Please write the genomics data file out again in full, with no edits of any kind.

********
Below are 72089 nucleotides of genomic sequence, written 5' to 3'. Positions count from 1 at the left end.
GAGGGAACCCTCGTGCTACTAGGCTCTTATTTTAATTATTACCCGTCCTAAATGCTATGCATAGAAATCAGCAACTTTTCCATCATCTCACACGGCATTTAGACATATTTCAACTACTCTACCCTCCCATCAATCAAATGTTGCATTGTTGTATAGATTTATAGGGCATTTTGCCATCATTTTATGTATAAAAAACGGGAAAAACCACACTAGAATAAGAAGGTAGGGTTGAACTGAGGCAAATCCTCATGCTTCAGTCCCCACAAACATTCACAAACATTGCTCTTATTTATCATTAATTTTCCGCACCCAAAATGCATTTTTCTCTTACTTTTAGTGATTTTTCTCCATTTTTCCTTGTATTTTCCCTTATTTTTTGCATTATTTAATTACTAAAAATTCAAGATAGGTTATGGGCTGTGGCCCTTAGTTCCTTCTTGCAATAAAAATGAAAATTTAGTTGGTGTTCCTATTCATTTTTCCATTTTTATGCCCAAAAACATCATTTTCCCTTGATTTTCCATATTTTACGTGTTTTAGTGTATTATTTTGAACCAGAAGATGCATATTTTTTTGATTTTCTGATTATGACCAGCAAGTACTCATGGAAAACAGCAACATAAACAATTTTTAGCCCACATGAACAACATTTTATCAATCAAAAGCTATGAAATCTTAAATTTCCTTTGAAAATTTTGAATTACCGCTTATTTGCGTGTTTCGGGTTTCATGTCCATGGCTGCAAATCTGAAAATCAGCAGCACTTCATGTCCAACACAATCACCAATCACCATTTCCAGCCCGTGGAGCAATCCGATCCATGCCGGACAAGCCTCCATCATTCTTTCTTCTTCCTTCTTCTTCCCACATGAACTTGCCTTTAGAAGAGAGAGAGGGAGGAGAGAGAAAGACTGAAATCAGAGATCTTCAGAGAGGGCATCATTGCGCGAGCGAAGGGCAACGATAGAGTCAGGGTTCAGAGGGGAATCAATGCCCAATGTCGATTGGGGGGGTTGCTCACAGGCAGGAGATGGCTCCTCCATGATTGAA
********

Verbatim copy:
Below are 72089 nucleotides of genomic sequence, written 5' to 3'. Positions count from 1 at the left end.
GAGGGAACCCTCGTGCTACTAGGCTCTTATTTTAATTATTACCCGTCCTAAATGCTATGCATAGAAATCAGCAACTTTTCCATCATCTCACACGGCATTTAGACATATTTCAACTACTCTACCCTCCCATCAATCAAATGTTGCATTGTTGTATAGATTTATAGGGCATTTTGCCATCATTTTATGTATAAAAAACGGGAAAAACCACACTAGAATAAGAAGGTAGGGTTGAACTGAGGCAAATCCTCATGCTTCAGTCCCCACAAACATTCACAAACATTGCTCTTATTTATCATTAATTTTCCGCACCCAAAATGCATTTTTCTCTTACTTTTAGTGATTTTTCTCCATTTTTCCTTGTATTTTCCCTTATTTTTTGCATTATTTAATTACTAAAAATTCAAGATAGGTTATGGGCTGTGGCCCTTAGTTCCTTCTTGCAATAAAAATGAAAATTTAGTTGGTGTTCCTATTCATTTTTCCATTTTTATGCCCAAAAACATCATTTTCCCTTGATTTTCCATATTTTACGTGTTTTAGTGTATTATTTTGAACCAGAAGATGCATATTTTTTTGATTTTCTGATTATGACCAGCAAGTACTCATGGAAAACAGCAACATAAACAATTTTTAGCCCACATGAACAACATTTTATCAATCAAAAGCTATGAAATCTTAAATTTCCTTTGAAAATTTTGAATTACCGCTTATTTGCGTGTTTCGGGTTTCATGTCCATGGCTGCAAATCTGAAAATCAGCAGCACTTCATGTCCAACACAATCACCAATCACCATTTCCAGCCCGTGGAGCAATCCGATCCATGCCGGACAAGCCTCCATCATTCTTTCTTCTTCCTTCTTCTTCCCACATGAACTTGCCTTTAGAAGAGAGAGAGGGAGGAGAGAGAAAGACTGAAATCAGAGATCTTCAGAGAGGGCATCATTGCGCGAGCGAAGGGCAACGATAGAGTCAGGGTTCAGAGGGGAATCAATGCCCAATGTCGATTGGGGGGGTTGCTCACAGGCAGGAGATGGCTCCTCCATGATTGAA